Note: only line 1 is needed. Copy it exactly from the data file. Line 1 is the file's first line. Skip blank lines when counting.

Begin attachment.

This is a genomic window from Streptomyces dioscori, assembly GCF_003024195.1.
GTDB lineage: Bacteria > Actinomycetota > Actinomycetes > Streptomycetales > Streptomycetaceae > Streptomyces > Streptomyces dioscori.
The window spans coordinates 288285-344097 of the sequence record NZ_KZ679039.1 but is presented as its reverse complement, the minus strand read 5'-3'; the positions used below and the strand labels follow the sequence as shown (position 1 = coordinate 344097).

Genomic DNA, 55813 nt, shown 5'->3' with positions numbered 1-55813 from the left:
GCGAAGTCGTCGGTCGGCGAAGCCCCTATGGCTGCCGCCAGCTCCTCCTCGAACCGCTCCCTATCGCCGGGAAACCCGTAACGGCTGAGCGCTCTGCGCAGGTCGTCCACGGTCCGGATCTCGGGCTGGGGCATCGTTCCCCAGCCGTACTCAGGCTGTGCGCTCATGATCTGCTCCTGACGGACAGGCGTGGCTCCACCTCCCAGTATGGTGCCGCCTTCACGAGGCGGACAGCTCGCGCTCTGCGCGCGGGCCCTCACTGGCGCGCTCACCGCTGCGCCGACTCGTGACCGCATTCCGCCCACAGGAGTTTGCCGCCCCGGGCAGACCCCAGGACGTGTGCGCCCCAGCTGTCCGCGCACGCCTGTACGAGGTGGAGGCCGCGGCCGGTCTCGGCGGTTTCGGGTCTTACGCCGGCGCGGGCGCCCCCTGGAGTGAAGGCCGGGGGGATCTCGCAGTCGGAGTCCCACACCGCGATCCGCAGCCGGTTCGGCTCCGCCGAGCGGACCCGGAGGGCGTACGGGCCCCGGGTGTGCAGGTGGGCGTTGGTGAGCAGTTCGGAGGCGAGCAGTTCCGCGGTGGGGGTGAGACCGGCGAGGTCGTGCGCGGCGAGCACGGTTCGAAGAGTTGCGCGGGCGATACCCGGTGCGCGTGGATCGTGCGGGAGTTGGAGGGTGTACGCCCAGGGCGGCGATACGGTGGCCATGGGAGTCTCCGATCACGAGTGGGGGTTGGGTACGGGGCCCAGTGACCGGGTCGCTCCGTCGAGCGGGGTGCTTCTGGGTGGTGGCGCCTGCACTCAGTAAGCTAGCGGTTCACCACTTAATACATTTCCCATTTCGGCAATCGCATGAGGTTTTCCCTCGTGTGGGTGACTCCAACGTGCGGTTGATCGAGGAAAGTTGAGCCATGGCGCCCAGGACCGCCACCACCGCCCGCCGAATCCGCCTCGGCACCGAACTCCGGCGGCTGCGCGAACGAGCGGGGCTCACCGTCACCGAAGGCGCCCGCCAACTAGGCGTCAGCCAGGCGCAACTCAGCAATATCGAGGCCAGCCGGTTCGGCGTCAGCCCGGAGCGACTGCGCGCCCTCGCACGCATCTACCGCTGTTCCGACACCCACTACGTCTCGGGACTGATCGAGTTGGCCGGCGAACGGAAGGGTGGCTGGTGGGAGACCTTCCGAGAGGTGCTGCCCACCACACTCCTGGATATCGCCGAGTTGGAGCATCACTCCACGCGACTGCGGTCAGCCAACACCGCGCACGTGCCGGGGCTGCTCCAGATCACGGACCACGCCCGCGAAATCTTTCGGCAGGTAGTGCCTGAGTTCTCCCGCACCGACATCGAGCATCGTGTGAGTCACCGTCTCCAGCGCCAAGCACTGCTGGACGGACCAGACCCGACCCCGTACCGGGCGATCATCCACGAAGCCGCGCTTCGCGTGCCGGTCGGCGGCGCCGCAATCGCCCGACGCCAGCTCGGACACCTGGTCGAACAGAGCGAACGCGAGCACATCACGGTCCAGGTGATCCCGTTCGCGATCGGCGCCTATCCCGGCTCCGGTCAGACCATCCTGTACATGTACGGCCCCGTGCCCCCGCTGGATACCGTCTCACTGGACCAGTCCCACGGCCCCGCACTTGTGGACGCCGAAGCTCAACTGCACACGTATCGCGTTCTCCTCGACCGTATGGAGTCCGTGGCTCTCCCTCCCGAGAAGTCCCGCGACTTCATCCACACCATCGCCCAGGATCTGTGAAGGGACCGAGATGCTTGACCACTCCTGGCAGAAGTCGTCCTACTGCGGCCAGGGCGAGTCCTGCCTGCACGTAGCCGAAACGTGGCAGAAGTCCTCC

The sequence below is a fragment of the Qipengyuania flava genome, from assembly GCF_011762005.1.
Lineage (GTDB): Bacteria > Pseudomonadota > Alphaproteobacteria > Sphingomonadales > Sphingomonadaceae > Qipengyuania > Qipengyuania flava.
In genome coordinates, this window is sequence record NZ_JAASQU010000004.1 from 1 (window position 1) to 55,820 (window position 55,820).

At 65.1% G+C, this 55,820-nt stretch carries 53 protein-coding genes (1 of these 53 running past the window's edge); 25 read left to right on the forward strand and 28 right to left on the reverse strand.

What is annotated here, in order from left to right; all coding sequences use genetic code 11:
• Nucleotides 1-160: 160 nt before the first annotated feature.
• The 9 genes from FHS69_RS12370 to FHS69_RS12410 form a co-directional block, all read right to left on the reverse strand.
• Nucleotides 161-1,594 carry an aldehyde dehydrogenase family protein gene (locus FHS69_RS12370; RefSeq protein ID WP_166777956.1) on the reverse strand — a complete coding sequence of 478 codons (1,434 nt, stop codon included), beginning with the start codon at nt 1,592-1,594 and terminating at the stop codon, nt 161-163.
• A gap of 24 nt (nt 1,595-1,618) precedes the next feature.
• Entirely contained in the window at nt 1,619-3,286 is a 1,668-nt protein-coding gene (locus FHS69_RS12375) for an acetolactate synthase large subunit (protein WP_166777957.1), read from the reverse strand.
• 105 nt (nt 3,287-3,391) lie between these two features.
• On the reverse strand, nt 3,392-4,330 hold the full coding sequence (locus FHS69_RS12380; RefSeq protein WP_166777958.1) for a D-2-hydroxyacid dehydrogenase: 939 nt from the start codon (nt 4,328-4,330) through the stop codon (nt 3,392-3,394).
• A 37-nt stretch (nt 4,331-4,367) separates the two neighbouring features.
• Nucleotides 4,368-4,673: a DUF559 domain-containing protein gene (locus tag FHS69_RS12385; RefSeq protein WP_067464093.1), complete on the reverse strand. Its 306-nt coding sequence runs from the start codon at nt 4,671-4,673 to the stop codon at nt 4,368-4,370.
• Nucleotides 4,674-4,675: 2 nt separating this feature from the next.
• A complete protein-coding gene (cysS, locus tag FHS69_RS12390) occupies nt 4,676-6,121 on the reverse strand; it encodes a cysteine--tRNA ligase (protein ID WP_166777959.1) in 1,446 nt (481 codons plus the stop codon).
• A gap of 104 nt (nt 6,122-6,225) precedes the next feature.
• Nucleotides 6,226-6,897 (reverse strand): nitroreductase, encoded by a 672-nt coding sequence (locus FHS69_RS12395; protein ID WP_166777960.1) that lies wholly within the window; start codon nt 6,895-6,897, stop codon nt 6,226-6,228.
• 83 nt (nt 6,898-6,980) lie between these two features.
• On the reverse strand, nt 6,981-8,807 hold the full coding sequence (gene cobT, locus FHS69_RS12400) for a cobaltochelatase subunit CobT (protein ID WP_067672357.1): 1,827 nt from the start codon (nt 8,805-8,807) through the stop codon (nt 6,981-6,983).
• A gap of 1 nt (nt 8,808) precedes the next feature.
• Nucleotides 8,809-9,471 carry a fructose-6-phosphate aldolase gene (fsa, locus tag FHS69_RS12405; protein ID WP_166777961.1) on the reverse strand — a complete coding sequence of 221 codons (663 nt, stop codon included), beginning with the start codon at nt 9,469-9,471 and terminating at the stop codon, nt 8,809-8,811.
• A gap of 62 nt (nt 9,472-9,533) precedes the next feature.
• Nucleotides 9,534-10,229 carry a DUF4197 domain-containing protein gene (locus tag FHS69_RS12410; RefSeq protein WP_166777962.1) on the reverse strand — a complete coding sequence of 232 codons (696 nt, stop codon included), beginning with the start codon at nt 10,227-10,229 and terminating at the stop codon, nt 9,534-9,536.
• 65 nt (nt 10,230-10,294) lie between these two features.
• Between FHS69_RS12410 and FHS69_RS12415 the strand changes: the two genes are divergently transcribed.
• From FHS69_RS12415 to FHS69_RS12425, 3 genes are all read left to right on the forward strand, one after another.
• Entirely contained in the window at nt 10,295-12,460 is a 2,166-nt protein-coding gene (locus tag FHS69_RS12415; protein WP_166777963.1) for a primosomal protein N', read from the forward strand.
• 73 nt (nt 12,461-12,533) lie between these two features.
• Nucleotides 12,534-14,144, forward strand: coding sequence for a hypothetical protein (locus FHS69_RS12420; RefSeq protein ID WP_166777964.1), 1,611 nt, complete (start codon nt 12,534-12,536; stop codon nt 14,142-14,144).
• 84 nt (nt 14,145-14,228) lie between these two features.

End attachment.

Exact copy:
This is a genomic window from Streptomyces dioscori, assembly GCF_003024195.1.